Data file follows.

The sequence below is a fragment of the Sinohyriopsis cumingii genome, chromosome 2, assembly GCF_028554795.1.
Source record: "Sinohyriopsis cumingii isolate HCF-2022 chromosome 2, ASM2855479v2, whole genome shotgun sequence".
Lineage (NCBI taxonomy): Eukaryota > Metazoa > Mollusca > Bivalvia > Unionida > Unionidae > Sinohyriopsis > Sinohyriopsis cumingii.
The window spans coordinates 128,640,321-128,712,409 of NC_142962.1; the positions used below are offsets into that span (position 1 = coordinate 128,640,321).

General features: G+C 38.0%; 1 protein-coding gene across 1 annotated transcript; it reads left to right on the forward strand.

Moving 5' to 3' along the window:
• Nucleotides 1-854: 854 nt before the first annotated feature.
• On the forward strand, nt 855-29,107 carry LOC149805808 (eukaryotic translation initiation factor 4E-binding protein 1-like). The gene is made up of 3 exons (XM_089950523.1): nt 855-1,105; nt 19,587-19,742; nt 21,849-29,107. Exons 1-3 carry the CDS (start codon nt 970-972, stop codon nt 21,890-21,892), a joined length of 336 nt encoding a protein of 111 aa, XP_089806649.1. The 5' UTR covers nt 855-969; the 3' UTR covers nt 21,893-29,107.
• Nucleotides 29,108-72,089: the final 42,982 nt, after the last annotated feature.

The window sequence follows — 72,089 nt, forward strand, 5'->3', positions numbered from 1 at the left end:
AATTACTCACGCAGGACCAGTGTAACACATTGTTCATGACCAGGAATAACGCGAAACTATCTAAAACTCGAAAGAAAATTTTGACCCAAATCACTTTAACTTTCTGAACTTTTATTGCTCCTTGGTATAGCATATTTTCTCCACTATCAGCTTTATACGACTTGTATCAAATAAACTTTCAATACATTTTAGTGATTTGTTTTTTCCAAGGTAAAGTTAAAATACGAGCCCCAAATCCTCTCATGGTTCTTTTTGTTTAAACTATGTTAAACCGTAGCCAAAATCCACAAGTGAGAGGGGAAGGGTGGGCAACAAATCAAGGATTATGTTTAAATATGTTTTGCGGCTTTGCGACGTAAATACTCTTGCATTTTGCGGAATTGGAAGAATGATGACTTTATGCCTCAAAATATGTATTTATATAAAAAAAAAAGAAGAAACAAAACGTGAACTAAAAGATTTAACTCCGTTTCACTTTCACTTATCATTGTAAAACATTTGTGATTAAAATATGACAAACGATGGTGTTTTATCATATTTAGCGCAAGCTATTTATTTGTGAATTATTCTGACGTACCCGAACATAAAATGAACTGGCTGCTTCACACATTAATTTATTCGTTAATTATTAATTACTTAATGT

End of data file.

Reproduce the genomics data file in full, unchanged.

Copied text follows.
The sequence below is a fragment of the Sinohyriopsis cumingii genome, chromosome 2, assembly GCF_028554795.1.
Source record: "Sinohyriopsis cumingii isolate HCF-2022 chromosome 2, ASM2855479v2, whole genome shotgun sequence".
Lineage (NCBI taxonomy): Eukaryota > Metazoa > Mollusca > Bivalvia > Unionida > Unionidae > Sinohyriopsis > Sinohyriopsis cumingii.
The window spans coordinates 128,640,321-128,712,409 of NC_142962.1; the positions used below are offsets into that span (position 1 = coordinate 128,640,321).

General features: G+C 38.0%; 1 protein-coding gene across 1 annotated transcript; it reads left to right on the forward strand.

Moving 5' to 3' along the window:
• Nucleotides 1-854: 854 nt before the first annotated feature.
• On the forward strand, nt 855-29,107 carry LOC149805808 (eukaryotic translation initiation factor 4E-binding protein 1-like). The gene is made up of 3 exons (XM_089950523.1): nt 855-1,105; nt 19,587-19,742; nt 21,849-29,107. Exons 1-3 carry the CDS (start codon nt 970-972, stop codon nt 21,890-21,892), a joined length of 336 nt encoding a protein of 111 aa, XP_089806649.1. The 5' UTR covers nt 855-969; the 3' UTR covers nt 21,893-29,107.
• Nucleotides 29,108-72,089: the final 42,982 nt, after the last annotated feature.

The window sequence follows — 72,089 nt, forward strand, 5'->3', positions numbered from 1 at the left end:
AATTACTCACGCAGGACCAGTGTAACACATTGTTCATGACCAGGAATAACGCGAAACTATCTAAAACTCGAAAGAAAATTTTGACCCAAATCACTTTAACTTTCTGAACTTTTATTGCTCCTTGGTATAGCATATTTTCTCCACTATCAGCTTTATACGACTTGTATCAAATAAACTTTCAATACATTTTAGTGATTTGTTTTTTCCAAGGTAAAGTTAAAATACGAGCCCCAAATCCTCTCATGGTTCTTTTTGTTTAAACTATGTTAAACCGTAGCCAAAATCCACAAGTGAGAGGGGAAGGGTGGGCAACAAATCAAGGATTATGTTTAAATATGTTTTGCGGCTTTGCGACGTAAATACTCTTGCATTTTGCGGAATTGGAAGAATGATGACTTTATGCCTCAAAATATGTATTTATATAAAAAAAAAAGAAGAAACAAAACGTGAACTAAAAGATTTAACTCCGTTTCACTTTCACTTATCATTGTAAAACATTTGTGATTAAAATATGACAAACGATGGTGTTTTATCATATTTAGCGCAAGCTATTTATTTGTGAATTATTCTGACGTACCCGAACATAAAATGAACTGGCTGCTTCACACATTAATTTATTCGTTAATTATTAATTACTTAATGT